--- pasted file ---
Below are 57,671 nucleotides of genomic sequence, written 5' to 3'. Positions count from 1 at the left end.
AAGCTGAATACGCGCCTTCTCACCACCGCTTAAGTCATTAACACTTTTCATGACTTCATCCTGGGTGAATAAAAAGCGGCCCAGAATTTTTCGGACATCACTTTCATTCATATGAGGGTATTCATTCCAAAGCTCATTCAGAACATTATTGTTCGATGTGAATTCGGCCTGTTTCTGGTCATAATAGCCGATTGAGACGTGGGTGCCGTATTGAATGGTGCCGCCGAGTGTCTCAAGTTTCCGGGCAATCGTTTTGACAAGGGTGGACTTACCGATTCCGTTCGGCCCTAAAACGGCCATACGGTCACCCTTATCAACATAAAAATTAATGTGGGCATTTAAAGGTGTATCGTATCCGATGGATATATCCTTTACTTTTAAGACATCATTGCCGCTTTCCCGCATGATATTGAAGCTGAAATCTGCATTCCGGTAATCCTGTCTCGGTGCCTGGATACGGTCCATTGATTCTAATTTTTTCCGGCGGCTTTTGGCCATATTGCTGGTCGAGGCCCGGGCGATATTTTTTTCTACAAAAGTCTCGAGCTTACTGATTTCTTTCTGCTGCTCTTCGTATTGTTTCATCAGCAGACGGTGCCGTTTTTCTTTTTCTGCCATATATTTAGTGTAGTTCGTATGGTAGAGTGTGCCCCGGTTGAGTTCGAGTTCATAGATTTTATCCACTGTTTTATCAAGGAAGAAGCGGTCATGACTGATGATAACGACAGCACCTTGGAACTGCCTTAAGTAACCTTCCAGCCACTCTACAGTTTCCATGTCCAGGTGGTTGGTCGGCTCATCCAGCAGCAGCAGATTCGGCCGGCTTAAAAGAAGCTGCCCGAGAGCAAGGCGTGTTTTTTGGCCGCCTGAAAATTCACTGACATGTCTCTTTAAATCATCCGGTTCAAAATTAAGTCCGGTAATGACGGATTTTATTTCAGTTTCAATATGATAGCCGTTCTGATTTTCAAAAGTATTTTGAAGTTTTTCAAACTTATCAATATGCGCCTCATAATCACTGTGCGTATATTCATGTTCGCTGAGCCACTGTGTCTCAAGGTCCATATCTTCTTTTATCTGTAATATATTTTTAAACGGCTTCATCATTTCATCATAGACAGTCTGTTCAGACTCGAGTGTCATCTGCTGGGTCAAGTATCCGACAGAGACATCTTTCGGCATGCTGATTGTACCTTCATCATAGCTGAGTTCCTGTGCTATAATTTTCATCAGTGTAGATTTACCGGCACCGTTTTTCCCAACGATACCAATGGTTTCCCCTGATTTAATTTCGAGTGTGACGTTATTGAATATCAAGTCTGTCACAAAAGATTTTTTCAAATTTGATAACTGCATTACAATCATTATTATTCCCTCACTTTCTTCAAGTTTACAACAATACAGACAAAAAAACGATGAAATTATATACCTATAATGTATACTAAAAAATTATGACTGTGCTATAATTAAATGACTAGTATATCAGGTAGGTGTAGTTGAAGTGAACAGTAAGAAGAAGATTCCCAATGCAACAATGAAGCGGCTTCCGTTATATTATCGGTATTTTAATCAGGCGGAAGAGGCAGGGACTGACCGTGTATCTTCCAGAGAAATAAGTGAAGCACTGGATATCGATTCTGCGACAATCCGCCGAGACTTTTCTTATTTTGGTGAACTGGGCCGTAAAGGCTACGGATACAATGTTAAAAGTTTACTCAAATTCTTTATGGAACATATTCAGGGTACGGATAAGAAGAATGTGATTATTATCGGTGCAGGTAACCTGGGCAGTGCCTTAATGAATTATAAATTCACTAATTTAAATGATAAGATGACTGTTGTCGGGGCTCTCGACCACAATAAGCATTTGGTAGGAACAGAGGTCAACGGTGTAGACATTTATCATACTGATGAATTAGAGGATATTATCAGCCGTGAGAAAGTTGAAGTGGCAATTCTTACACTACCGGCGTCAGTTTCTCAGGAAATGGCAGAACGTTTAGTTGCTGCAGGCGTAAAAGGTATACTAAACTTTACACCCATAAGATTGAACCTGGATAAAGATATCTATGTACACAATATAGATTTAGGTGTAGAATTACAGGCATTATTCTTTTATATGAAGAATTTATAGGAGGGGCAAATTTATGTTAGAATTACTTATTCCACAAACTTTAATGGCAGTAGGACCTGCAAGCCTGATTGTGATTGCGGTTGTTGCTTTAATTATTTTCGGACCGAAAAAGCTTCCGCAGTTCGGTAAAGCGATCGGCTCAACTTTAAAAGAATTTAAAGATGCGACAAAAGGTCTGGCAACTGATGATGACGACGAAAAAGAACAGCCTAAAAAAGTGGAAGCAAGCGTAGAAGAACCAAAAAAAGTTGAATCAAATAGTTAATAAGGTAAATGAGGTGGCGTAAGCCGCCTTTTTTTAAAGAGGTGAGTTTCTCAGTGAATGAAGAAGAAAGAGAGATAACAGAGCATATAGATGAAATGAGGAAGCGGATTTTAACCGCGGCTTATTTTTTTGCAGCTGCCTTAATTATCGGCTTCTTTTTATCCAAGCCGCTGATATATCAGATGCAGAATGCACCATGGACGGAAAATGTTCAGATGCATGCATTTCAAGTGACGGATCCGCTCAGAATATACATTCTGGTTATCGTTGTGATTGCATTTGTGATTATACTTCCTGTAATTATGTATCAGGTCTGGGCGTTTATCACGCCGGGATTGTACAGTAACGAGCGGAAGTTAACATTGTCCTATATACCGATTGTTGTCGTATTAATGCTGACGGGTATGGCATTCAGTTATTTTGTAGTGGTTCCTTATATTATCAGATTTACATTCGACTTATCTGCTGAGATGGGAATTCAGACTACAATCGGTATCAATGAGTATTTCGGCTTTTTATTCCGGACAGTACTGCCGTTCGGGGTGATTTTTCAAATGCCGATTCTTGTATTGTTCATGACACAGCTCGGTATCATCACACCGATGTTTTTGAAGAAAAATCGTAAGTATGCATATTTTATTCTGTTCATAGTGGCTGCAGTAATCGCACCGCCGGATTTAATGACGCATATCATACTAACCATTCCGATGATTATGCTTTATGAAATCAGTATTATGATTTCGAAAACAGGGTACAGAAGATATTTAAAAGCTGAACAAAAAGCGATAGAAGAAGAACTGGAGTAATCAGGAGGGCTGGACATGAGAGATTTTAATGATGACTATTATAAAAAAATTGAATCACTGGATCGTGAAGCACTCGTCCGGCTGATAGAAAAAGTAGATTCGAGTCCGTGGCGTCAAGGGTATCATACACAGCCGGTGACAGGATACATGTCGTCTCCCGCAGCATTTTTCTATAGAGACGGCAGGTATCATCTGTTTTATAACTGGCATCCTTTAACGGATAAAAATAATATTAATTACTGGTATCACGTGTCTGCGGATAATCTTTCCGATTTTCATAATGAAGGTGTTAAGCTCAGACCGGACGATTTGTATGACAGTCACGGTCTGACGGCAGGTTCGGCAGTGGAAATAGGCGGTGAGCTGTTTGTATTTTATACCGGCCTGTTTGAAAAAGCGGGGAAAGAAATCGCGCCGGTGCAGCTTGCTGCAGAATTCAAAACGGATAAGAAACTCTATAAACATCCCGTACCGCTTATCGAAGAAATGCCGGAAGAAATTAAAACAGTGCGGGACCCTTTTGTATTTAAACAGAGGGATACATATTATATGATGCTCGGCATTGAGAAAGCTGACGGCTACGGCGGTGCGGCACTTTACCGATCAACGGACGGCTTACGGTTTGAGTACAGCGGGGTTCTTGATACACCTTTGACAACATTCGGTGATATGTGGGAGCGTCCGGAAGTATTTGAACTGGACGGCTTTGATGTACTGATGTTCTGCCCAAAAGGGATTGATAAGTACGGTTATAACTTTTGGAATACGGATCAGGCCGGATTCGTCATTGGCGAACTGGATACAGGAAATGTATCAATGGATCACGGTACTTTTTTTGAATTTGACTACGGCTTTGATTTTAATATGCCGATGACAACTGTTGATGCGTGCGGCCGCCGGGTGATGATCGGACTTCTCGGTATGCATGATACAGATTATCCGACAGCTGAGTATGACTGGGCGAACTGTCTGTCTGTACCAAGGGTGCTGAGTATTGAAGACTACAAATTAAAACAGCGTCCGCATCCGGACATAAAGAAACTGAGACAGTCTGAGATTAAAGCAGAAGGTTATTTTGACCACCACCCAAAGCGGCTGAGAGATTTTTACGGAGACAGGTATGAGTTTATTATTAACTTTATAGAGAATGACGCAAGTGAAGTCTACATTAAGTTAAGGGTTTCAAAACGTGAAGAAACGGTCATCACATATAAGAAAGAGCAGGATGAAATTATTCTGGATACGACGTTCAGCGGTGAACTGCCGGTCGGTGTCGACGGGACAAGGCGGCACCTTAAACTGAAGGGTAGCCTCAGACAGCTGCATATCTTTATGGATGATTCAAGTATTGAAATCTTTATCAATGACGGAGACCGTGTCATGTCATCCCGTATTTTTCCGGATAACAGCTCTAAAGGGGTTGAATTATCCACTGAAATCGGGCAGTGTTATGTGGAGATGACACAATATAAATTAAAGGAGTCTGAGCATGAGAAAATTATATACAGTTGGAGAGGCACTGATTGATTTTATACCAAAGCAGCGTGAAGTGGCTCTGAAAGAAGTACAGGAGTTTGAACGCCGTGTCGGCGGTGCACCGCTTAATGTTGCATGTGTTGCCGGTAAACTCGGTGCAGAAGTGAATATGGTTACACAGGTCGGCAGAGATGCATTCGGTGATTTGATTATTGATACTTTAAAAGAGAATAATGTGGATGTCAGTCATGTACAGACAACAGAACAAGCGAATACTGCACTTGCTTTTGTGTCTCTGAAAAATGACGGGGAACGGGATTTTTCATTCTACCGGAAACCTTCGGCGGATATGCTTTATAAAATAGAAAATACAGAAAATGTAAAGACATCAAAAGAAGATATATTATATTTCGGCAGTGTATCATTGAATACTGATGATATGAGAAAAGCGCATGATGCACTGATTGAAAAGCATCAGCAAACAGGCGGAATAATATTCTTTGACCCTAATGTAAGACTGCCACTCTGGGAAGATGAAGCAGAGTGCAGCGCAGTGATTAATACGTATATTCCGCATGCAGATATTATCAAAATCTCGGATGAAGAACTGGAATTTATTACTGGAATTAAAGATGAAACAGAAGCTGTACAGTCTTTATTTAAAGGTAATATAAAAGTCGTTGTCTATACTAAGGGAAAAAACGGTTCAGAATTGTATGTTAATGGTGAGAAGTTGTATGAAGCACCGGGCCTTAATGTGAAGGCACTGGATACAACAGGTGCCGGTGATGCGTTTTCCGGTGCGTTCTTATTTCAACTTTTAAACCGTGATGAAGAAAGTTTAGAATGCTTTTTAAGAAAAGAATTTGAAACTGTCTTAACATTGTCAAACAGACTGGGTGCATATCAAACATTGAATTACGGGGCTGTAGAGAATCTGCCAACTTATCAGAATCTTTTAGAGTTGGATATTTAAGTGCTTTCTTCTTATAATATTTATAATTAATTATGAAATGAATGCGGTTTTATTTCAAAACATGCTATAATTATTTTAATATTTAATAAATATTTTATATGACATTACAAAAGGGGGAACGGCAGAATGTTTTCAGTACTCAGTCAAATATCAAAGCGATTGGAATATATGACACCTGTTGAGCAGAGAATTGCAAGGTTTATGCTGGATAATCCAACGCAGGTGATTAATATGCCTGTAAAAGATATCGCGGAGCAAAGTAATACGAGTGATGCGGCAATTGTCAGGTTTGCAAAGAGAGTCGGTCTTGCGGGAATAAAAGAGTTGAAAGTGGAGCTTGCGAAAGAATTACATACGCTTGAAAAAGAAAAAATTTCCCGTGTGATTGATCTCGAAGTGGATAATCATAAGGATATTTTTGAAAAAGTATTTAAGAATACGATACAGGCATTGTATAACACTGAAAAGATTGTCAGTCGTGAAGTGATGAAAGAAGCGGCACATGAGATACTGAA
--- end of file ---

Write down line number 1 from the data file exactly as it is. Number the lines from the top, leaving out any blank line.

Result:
Below are 57,671 nucleotides of genomic sequence, written 5' to 3'. Positions count from 1 at the left end.